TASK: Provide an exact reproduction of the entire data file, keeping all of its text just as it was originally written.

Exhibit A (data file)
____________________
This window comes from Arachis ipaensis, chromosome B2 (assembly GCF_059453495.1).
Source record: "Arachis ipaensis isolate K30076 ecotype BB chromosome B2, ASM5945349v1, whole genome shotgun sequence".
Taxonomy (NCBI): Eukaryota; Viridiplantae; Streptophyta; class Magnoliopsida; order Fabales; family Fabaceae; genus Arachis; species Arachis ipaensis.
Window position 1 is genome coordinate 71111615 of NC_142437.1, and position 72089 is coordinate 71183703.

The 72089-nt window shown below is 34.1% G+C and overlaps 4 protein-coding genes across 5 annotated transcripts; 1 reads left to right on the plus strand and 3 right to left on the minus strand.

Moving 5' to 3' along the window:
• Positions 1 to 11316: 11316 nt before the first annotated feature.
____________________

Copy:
This window comes from Arachis ipaensis, chromosome B2 (assembly GCF_059453495.1).
Source record: "Arachis ipaensis isolate K30076 ecotype BB chromosome B2, ASM5945349v1, whole genome shotgun sequence".
Taxonomy (NCBI): Eukaryota; Viridiplantae; Streptophyta; class Magnoliopsida; order Fabales; family Fabaceae; genus Arachis; species Arachis ipaensis.
Window position 1 is genome coordinate 71111615 of NC_142437.1, and position 72089 is coordinate 71183703.

The 72089-nt window shown below is 34.1% G+C and overlaps 4 protein-coding genes across 5 annotated transcripts; 1 reads left to right on the plus strand and 3 right to left on the minus strand.

Moving 5' to 3' along the window:
• Positions 1 to 11316: 11316 nt before the first annotated feature.